‘We’re also looking at whether we can provide some advantages in terms of reducing the impact of heavy goods vehicles on our infrastructure. Heavy goods vehicles cause damage to the road, they create rutting, they can damage bridges through repetition of lots of heavy loads going across them. By looking at building the automation into the trucks, we’re looking at whether we can actually reduce some of these effects.
‘So if it works, and there’s no reason to say it won’t work, it could be a win-win-win for all sections of society.’
Trucks that drive close together in platoons could reduce emissions by 20 %, according to researchers. Video courtesy of Scania
How long will it be before truck platooning is an everyday reality?
‘I’m fairly sure we will see this fairly routinely in the next few years in certain countries on certain designated routes. In terms of cross-border regular operations, I think we’re probably a number of years away, unless it’s on a regional basis. There’s clearly some concerns from some countries about how cars in particular will enter and leave motorway junctions when these platoons are going through. The process of doing that needs to be fully worked through.
‘When it comes to actually regulating the roads themselves, there are slight differences between each country. That’s not a challenge as such, that’s just something that needs to be worked through. It should be possible for countries to cooperate where there’s willingness to do this quite quickly.’
‘If it works, and there’s no reason to say it won’t work, it could be a win-win-win for all sections of society.’
Steve Phillips, Secretary General of the Conference of European Directors of Roads (CEDR)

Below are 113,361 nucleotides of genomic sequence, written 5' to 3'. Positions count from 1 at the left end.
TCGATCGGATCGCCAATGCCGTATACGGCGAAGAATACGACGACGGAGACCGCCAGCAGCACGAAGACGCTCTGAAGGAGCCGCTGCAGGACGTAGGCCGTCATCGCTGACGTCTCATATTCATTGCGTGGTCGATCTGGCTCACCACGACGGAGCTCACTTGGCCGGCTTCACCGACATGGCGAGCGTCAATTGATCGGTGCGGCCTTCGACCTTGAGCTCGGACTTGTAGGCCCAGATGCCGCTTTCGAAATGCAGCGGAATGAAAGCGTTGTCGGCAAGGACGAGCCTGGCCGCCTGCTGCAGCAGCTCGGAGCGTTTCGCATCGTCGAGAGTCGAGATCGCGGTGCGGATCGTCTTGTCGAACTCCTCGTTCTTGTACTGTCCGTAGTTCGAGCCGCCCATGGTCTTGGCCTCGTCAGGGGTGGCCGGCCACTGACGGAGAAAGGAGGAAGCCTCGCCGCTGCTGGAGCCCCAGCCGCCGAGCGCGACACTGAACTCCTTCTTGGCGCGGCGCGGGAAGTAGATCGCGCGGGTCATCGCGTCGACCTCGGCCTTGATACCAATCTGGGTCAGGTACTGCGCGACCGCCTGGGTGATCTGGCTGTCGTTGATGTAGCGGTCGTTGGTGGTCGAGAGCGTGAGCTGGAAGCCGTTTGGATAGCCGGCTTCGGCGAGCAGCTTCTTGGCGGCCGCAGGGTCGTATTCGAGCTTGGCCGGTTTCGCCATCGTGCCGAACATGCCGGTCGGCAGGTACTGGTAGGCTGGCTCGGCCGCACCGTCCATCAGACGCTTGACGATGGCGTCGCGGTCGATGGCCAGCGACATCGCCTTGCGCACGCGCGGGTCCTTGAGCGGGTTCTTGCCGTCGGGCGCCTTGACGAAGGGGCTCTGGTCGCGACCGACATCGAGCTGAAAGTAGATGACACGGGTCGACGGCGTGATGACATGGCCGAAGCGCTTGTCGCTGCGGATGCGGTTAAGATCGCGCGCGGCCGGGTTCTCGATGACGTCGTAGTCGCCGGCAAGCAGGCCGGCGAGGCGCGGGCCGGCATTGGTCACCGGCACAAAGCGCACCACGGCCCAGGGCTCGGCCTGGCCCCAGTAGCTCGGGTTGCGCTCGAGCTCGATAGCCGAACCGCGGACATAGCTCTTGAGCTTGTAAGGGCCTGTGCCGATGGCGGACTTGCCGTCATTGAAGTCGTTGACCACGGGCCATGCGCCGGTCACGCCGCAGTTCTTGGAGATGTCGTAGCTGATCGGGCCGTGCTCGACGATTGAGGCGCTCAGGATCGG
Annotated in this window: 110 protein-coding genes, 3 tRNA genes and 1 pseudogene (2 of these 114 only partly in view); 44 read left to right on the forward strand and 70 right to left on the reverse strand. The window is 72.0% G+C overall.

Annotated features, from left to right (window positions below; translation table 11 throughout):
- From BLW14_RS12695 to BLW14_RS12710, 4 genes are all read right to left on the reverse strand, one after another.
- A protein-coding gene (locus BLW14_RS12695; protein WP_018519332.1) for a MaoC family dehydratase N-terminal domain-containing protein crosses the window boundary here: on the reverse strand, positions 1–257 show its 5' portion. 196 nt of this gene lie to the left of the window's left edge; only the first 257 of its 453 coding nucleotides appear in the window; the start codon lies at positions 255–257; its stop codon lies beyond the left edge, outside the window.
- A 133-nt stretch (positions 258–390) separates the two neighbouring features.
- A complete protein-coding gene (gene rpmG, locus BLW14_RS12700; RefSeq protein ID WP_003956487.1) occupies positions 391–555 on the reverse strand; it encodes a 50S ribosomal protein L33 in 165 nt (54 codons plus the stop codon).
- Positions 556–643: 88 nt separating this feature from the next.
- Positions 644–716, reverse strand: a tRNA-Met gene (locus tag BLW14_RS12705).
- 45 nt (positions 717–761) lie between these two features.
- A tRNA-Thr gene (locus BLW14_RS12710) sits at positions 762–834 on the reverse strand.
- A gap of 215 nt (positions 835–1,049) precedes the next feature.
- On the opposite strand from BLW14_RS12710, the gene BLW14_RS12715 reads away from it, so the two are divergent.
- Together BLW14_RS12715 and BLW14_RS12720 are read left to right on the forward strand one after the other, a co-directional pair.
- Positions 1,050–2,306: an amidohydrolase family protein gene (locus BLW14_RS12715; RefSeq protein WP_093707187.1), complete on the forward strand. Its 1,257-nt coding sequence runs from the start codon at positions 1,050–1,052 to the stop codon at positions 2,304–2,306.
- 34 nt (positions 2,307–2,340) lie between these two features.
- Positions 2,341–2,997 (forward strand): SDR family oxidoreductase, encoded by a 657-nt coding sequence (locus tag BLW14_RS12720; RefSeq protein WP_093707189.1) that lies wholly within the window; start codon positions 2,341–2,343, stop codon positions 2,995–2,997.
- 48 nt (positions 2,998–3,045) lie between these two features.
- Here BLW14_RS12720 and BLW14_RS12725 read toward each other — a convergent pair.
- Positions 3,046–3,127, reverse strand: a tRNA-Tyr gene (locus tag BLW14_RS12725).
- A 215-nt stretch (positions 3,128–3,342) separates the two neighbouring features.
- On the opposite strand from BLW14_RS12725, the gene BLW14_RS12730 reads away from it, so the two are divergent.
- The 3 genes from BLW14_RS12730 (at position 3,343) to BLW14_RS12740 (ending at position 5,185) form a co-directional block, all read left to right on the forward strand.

One of the next events in your diary is the Transport Research Arena (TRA) conference in Warsaw, Poland, on 18-21 April. Why is this important?
‘If we’re going to get the very best out of roads, we need to encompass innovations such as automation, new materials, and different methods of procurement and financing. The key benefit of TRA is that it brings together all the different stakeholders who are relevant to developing new innovations, to researching innovations or implementing new innovations, whether from the automotive sector, waterways and railways, academia, materials, or construction.’
What do you expect to come out of the conference?
‘We’ll be taking forward issues on truck platooning and on a wide range of ITS (intelligent transport system) technologies. We’re looking forward, for example, to giving guidance out on things as wide ranging as water quality (how to prevent chemical water pollution as a result of building roads), right through to procurement. There’s a number of different very concrete actions that the road authorities will be taking away from TRA and hopefully implementing fairly quickly.’
The Transport Research Arena conference (TRA) is Europe’s main transport research event and brings together researchers, professionals and policymakers to discuss the latest innovations in surface transport.
On the table for discussion this year is the role of transport in creating a connected Europe, automation in transport, decarbonisation and mobility of tomorrow.
The conference takes place every two years and is co-organised by the European Commission and relevant European Technology Platforms, which are industry-led bodies that work to promote innovation in sectors such as automotive, rail, shipping and logistics.
The sixth TRA conference will be held from 18-21 April 2016 in Warsaw, Poland, and more than 2 000 participants are expected. More information can be found at http://www.traconference.eu/